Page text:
The news that local authorities have already started shedding jobs has come as something of a surprise. Conventional wisdom has it that public sector employment is, to an extent, counter-cyclical and that governments tend to avoid cutting public spending until the economy has started to pull out of a downturn. Whoever wins the next election, public spending cuts are probably on the cards for 2011.
But some councils are already finding themselves in difficulty because some of their own revenue streams have dried up. The property crash has led to fewer land searches, the retail slump has reduced car parking revenues and rent and council tax defaults have increased. On top of this, many councils have lost money through dodgy investments.
The Telegraph’s Philip Johnston hopes that the axe will fall on back office staff rather than frontline services:
What is crucial, however, is that when councils come to cut back on their spending they try to protect their core services. In difficult economic times, local authorities have a responsibility to house and look after families in difficulties. They also run elderly care services and perform other community functions that will be crucial in the coming months.
There has been a big increase in recent years in administrative council staff carrying out tasks that many who pay for them find hard to justify even in good economic times.
But unless you have worked in the public sector, and very few journalists have, it is difficult to understand the complex nature of its bureaucracies. My favourite analogy is with the wires under my desk. I have any number of things plugged in; desktop computers, laptops, printers, external disk drives, a radio, sometimes even a TV. Over time, as each new appliance has been added, the wires have, by themselves, congealed into an almost unbreakable knot. Even the best sailor would be hard pushed to tie a knot so firm.
So it is with public sector bureaucracy. Over the years, each new demand or government initiative has created another layer of processes and systems that need to be administered. The recent failings of the children’s social services system highlights this problem. Last year, the Audit Commission warned that the new processes brought in after the Victoria Climbie inquiry were hindering rather than helping frontline social workers. The unclear reporting lines and ambiguity around roles and responsibilities reported by the commission are not unusual in many parts of the public sector. The finding that too much time and energy is spent on setting up structures and processes is not surprising either. Where there is ambiguity you set up processes to cover your arse.
Consultation and co-ordination also soaks up resource. Whenever you hear the term “multi-agency” it means that someone has to manage the communication and activities of the different agencies. Often, the involvement of multi agencies is obligatory. The government says you have to involve certain people, so you do, regardless of whether it is necessary in the circumstances.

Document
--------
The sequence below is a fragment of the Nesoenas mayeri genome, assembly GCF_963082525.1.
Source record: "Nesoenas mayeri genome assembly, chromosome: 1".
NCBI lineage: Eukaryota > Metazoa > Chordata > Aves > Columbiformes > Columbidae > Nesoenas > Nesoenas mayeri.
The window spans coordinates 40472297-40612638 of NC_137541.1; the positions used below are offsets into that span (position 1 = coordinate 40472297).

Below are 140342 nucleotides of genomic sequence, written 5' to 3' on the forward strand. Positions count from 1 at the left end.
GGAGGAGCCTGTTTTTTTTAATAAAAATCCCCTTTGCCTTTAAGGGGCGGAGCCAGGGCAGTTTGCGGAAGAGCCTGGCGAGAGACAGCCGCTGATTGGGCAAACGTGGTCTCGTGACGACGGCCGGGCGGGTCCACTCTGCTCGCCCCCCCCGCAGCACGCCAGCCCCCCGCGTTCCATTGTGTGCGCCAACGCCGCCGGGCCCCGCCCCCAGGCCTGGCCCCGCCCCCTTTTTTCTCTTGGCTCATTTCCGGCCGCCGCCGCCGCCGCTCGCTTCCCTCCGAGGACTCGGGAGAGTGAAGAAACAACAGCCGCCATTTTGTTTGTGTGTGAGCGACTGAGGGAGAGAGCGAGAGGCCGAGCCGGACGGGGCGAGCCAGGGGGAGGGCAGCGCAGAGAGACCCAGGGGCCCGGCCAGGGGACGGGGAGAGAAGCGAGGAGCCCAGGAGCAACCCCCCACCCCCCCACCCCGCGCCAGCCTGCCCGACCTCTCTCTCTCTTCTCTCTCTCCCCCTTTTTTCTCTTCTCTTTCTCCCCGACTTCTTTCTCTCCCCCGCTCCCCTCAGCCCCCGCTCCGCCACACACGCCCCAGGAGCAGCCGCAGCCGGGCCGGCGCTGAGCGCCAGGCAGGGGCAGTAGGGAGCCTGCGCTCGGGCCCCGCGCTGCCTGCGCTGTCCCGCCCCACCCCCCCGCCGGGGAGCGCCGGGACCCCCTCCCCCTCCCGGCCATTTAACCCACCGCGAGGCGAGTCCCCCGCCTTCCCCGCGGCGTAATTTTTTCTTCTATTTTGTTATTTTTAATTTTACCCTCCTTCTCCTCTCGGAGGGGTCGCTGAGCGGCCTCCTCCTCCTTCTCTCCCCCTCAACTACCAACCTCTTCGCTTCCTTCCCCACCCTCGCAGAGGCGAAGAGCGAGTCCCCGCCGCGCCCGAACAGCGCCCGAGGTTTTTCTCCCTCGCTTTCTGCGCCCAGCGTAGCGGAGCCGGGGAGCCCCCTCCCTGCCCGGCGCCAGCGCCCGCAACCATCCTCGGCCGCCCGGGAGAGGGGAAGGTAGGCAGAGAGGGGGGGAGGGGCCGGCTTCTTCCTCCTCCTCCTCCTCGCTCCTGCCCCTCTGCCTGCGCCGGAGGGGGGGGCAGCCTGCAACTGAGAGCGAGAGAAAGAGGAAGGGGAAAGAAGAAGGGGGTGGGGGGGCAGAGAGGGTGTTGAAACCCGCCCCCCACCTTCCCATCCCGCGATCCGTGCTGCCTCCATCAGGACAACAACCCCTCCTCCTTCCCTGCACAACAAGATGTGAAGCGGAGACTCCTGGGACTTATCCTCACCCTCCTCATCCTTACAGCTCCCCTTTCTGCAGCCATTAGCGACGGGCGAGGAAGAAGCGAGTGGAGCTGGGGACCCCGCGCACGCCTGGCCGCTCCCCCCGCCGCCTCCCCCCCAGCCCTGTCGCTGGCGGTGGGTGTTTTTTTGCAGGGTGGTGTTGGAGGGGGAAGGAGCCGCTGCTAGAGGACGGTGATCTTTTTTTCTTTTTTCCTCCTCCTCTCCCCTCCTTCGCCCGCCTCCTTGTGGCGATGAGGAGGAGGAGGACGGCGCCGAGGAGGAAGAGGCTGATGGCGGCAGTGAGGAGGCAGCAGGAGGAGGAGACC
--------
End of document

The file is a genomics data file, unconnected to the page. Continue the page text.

The result is an extremely complex set of processes and relationships. One tool I often use with senior managers is a relationship map, where I get them to map out all their relationships to help them decide which ones they need to strengthen and who they need to work on to achieve their objectives. The relationship maps for executives in the public sector are far more complex than those of their counterparts in the private sector. Often, they resemble plates of spaghetti as the number of people and the different organisations criss-cross the page.
Unpicking public sector bureaucracies is therefore extremely difficult. If I try to untangle the set of wires under my desk by simply pulling on one wire, I just make things worse. So it is with public sector bureaucracy. Blindly cut out one piece and the whole thing might stop working or the organisation could fall foul of the latest government edict.
To reduce public sector bureaucracy requires not only a line by line examination of these internal processes but also some political decisions to stop doing some of the things that public sector organisations have been doing for years. It would be hard slog and it would involve getting into specific detail neither of which politicians like. They much prefer a quick fix which allows them to take a fixed percentage off the budget across the board.
Which is why public spending cuts always fall on front-line services. As one senior social worker from one of the country’s largest authorities said to me last year:
When we are asked to cut a certain amount from the budget, it is far easier and more visible to close three day-centres than to try to grapple with our internal bureaucracy and squeeze savings out of it.
For historical reasons, and because of layer upon layer of government policy initiatives, public sector bureaucracies have become extremely complex. They are characterised by ambiguous reporting lines, unclear accountabilities, confusion over roles and power so diffused that even the most determined intentions to act disappear into a void. Because it is such an enormous task to pick these systems apart, it is much easier just to cut the frontline staff.